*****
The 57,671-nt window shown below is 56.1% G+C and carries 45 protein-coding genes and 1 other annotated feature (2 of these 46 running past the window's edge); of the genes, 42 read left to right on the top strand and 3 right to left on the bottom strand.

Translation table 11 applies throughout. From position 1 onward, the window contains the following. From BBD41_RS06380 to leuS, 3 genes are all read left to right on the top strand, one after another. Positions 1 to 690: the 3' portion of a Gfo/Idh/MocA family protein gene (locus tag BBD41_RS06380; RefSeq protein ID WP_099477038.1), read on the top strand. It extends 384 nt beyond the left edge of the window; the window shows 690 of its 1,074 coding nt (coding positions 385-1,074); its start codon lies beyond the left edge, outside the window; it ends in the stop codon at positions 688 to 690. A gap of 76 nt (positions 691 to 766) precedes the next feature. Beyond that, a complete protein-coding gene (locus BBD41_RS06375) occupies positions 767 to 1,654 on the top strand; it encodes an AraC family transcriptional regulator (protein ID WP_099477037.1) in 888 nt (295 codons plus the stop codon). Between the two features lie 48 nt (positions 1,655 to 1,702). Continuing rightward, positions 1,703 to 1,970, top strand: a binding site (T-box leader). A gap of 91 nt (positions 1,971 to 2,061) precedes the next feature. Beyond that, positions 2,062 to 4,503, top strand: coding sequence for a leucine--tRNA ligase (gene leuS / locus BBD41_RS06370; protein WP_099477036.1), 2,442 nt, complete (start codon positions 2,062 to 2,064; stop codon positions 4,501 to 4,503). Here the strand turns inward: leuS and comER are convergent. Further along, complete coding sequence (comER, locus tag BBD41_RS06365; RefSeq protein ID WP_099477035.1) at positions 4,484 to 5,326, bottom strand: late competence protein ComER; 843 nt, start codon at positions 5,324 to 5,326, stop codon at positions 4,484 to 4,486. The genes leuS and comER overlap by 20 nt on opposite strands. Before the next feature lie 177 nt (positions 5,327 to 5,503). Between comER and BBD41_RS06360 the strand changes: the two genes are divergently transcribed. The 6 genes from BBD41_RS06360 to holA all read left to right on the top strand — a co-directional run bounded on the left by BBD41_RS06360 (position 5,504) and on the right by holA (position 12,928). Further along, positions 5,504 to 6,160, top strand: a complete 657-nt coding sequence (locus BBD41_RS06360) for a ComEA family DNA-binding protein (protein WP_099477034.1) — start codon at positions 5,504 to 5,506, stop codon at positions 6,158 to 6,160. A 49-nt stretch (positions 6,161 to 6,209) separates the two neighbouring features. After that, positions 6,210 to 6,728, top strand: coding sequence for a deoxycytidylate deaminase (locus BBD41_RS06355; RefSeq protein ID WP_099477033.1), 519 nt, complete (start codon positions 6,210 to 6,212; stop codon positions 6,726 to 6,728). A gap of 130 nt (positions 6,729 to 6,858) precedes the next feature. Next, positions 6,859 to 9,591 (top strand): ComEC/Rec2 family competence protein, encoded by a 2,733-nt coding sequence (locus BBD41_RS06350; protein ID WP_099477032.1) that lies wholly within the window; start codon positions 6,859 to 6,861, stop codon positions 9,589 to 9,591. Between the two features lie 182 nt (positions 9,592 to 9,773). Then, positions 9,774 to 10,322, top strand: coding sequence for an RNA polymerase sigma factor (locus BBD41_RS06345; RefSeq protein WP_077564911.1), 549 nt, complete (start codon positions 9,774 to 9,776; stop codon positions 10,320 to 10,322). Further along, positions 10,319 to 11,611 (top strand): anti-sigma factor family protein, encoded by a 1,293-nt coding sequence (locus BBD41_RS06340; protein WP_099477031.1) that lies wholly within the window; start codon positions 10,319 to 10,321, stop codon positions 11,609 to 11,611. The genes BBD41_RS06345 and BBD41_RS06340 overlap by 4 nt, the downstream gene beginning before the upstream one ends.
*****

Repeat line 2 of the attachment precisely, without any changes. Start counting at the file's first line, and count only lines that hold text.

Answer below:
Translation table 11 applies throughout. From position 1 onward, the window contains the following. From BBD41_RS06380 to leuS, 3 genes are all read left to right on the top strand, one after another. Positions 1 to 690: the 3' portion of a Gfo/Idh/MocA family protein gene (locus tag BBD41_RS06380; RefSeq protein ID WP_099477038.1), read on the top strand. It extends 384 nt beyond the left edge of the window; the window shows 690 of its 1,074 coding nt (coding positions 385-1,074); its start codon lies beyond the left edge, outside the window; it ends in the stop codon at positions 688 to 690. A gap of 76 nt (positions 691 to 766) precedes the next feature. Beyond that, a complete protein-coding gene (locus BBD41_RS06375) occupies positions 767 to 1,654 on the top strand; it encodes an AraC family transcriptional regulator (protein ID WP_099477037.1) in 888 nt (295 codons plus the stop codon). Between the two features lie 48 nt (positions 1,655 to 1,702). Continuing rightward, positions 1,703 to 1,970, top strand: a binding site (T-box leader). A gap of 91 nt (positions 1,971 to 2,061) precedes the next feature. Beyond that, positions 2,062 to 4,503, top strand: coding sequence for a leucine--tRNA ligase (gene leuS / locus BBD41_RS06370; protein WP_099477036.1), 2,442 nt, complete (start codon positions 2,062 to 2,064; stop codon positions 4,501 to 4,503). Here the strand turns inward: leuS and comER are convergent. Further along, complete coding sequence (comER, locus tag BBD41_RS06365; RefSeq protein ID WP_099477035.1) at positions 4,484 to 5,326, bottom strand: late competence protein ComER; 843 nt, start codon at positions 5,324 to 5,326, stop codon at positions 4,484 to 4,486. The genes leuS and comER overlap by 20 nt on opposite strands. Before the next feature lie 177 nt (positions 5,327 to 5,503). Between comER and BBD41_RS06360 the strand changes: the two genes are divergently transcribed. The 6 genes from BBD41_RS06360 to holA all read left to right on the top strand — a co-directional run bounded on the left by BBD41_RS06360 (position 5,504) and on the right by holA (position 12,928). Further along, positions 5,504 to 6,160, top strand: a complete 657-nt coding sequence (locus BBD41_RS06360) for a ComEA family DNA-binding protein (protein WP_099477034.1) — start codon at positions 5,504 to 5,506, stop codon at positions 6,158 to 6,160. A 49-nt stretch (positions 6,161 to 6,209) separates the two neighbouring features. After that, positions 6,210 to 6,728, top strand: coding sequence for a deoxycytidylate deaminase (locus BBD41_RS06355; RefSeq protein ID WP_099477033.1), 519 nt, complete (start codon positions 6,210 to 6,212; stop codon positions 6,726 to 6,728). A gap of 130 nt (positions 6,729 to 6,858) precedes the next feature. Next, positions 6,859 to 9,591 (top strand): ComEC/Rec2 family competence protein, encoded by a 2,733-nt coding sequence (locus BBD41_RS06350; protein ID WP_099477032.1) that lies wholly within the window; start codon positions 6,859 to 6,861, stop codon positions 9,589 to 9,591. Between the two features lie 182 nt (positions 9,592 to 9,773). Then, positions 9,774 to 10,322, top strand: coding sequence for an RNA polymerase sigma factor (locus BBD41_RS06345; RefSeq protein WP_077564911.1), 549 nt, complete (start codon positions 9,774 to 9,776; stop codon positions 10,320 to 10,322). Further along, positions 10,319 to 11,611 (top strand): anti-sigma factor family protein, encoded by a 1,293-nt coding sequence (locus BBD41_RS06340; protein WP_099477031.1) that lies wholly within the window; start codon positions 10,319 to 10,321, stop codon positions 11,609 to 11,611. The genes BBD41_RS06345 and BBD41_RS06340 overlap by 4 nt, the downstream gene beginning before the upstream one ends.